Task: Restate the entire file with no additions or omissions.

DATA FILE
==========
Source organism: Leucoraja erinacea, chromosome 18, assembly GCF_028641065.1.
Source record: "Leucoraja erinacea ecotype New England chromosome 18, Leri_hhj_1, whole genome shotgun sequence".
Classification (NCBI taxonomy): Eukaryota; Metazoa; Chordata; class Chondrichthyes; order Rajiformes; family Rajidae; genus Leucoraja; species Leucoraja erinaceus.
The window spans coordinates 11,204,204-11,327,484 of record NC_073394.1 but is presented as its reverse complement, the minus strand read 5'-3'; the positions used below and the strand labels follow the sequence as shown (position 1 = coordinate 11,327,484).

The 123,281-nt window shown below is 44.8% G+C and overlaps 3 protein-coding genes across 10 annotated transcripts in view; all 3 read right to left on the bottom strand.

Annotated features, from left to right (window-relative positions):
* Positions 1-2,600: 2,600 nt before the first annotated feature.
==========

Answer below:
Source organism: Leucoraja erinacea, chromosome 18, assembly GCF_028641065.1.
Source record: "Leucoraja erinacea ecotype New England chromosome 18, Leri_hhj_1, whole genome shotgun sequence".
Classification (NCBI taxonomy): Eukaryota; Metazoa; Chordata; class Chondrichthyes; order Rajiformes; family Rajidae; genus Leucoraja; species Leucoraja erinaceus.
The window spans coordinates 11,204,204-11,327,484 of record NC_073394.1 but is presented as its reverse complement, the minus strand read 5'-3'; the positions used below and the strand labels follow the sequence as shown (position 1 = coordinate 11,327,484).

The 123,281-nt window shown below is 44.8% G+C and overlaps 3 protein-coding genes across 10 annotated transcripts in view; all 3 read right to left on the bottom strand.

Annotated features, from left to right (window-relative positions):
* Positions 1-2,600: 2,600 nt before the first annotated feature.